In 1935 Cary’s father passed away. His feelings towards his father were complicated, but Cary went to England for his final weeks and settled his affairs. His father’s death made him his mother’s guardian and he immediately arranged for her release from the mental institution. The facilities’ documentation noted that she hadn’t had an “attack of mental illness” for 21 years, the time she was admitted. Elsie went to live with her younger brother to acclimate and got to know her son through the many letters they sent each other. In 1937, Elsie rented an apartment with the monthly allowance Cary gave her. It was difficult for Cary to reconcile the woman who’d last taken care of him when he was 11 and who still called him Archie, with his new life as movie star Cary Grant. He never invited her to his home and kept those two worlds separate.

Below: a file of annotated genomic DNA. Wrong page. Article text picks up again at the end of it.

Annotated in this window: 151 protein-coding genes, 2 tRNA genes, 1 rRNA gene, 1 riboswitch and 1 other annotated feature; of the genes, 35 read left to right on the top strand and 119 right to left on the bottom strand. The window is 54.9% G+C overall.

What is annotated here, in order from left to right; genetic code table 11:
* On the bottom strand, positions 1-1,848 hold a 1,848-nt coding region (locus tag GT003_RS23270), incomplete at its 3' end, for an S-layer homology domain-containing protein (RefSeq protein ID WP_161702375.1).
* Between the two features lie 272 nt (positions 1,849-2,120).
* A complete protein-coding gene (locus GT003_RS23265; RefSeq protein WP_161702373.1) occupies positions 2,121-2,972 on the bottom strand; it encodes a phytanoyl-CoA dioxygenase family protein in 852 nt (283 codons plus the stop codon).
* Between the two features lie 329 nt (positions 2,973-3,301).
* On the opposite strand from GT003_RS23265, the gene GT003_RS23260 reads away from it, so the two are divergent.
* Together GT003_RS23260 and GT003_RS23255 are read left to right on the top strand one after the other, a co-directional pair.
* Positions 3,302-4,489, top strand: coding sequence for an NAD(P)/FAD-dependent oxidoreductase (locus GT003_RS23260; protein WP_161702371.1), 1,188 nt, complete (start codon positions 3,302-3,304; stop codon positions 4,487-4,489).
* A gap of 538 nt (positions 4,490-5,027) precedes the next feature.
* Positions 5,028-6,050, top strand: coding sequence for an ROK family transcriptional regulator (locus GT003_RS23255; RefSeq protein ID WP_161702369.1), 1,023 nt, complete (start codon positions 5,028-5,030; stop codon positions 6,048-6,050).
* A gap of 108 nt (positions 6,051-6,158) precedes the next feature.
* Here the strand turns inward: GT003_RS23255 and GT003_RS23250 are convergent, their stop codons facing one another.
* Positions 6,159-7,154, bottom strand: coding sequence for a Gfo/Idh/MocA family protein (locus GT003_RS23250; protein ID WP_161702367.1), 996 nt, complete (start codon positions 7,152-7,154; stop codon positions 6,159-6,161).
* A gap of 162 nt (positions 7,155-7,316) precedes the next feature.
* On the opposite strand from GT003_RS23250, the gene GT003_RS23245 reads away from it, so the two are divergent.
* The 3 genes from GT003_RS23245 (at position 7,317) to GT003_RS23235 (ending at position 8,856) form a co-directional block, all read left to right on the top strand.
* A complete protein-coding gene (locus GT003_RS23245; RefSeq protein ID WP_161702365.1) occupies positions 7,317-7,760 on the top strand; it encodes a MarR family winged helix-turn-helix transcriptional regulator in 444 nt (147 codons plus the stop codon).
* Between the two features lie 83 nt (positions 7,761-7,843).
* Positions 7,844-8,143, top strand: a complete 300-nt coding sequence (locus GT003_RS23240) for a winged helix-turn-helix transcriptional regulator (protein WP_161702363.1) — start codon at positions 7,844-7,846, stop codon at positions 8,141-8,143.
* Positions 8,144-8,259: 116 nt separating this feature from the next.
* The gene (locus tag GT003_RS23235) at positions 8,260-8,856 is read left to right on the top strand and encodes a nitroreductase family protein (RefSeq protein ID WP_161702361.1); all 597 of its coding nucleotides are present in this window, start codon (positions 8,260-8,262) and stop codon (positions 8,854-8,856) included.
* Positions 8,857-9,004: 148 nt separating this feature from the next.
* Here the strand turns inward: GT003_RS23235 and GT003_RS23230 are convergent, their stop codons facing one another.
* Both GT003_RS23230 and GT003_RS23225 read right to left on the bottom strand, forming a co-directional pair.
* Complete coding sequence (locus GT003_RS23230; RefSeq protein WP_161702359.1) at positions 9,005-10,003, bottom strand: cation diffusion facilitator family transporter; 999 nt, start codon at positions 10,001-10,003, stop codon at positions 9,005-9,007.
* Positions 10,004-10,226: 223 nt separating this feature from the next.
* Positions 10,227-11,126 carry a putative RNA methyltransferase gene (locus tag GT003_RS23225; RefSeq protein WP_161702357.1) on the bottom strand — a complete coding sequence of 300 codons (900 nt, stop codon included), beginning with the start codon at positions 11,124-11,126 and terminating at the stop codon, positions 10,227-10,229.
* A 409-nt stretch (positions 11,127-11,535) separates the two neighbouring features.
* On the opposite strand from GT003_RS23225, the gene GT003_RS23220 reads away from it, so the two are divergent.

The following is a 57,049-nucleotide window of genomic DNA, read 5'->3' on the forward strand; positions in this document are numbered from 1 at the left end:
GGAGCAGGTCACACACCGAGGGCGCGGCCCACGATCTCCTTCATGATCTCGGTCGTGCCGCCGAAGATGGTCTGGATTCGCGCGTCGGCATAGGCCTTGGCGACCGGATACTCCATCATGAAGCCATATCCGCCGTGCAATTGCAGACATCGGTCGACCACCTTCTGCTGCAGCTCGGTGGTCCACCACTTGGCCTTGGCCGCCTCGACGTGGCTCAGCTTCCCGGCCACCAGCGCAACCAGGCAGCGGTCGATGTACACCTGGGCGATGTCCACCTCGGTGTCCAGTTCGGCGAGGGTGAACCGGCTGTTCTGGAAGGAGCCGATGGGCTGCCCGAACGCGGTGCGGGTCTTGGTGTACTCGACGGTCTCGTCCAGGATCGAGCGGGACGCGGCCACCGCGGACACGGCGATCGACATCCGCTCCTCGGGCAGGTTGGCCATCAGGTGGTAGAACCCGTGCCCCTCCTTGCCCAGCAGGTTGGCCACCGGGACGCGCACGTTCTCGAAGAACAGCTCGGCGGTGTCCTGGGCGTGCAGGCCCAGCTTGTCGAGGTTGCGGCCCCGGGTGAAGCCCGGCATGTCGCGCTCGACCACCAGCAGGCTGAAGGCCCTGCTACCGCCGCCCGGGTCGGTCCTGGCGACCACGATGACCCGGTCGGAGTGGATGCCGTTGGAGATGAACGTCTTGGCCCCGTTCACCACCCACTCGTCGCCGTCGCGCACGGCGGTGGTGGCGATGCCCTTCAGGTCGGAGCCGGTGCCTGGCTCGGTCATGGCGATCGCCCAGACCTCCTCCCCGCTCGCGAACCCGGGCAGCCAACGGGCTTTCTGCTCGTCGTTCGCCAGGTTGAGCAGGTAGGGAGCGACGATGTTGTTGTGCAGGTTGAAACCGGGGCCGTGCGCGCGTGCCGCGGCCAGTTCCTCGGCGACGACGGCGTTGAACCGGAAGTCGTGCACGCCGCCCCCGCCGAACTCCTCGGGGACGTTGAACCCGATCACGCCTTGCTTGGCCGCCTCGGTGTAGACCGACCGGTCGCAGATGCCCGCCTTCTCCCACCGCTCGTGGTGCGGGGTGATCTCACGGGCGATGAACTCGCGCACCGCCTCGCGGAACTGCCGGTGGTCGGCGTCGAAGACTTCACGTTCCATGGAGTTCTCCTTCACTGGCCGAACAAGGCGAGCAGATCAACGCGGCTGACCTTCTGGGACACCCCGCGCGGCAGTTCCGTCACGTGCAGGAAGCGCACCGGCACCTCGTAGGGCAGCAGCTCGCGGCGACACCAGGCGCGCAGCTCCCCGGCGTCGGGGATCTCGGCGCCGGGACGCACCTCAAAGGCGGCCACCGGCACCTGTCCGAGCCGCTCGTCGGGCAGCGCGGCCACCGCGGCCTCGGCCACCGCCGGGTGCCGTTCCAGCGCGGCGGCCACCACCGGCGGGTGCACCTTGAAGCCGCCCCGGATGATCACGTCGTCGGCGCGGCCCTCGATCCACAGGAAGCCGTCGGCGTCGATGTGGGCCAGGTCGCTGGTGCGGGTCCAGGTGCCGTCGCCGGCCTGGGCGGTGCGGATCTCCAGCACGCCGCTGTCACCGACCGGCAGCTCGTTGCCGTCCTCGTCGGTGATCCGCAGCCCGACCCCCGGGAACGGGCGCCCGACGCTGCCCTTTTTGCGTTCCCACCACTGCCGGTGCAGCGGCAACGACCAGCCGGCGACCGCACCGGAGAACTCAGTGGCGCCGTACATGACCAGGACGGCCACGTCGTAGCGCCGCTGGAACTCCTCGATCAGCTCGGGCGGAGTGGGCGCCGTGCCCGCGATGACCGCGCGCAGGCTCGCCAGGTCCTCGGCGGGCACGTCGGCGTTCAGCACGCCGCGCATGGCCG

By now Cary had reached star status with movies like Topper (1937) and Bringing Up Baby (1938), but he wanted more. He was almost 40 and eager to start a family. He married classy Woolworth heiress Barbara Hutton in 1942, after two years of dating.
During this time World War II had begun. Cary was very worried about his mother, so he moved her into a safer area of Bristol and sent her many letters to check on her. Though England would continue to have a place in his heart, he felt a growing loyalty to his newly adopted home country. He officially became an American citizen and legally changed his name to Cary Grant. Still, Archie Leach was never far away. During this time, he made the movie Penny Serenade (1941) based on who he would have been, had he not become ‘Cary Grant’. He played a struggling Cockney with a difficult relationship with his mother. Elias Leach’s picture is even seen in his fictional mother’s apartment. He poured his all into the film, but it didn’t do well at the box office. Proving to Cary that people were not interested in seeing the real him. He would never become so emotionally involved in a movie again.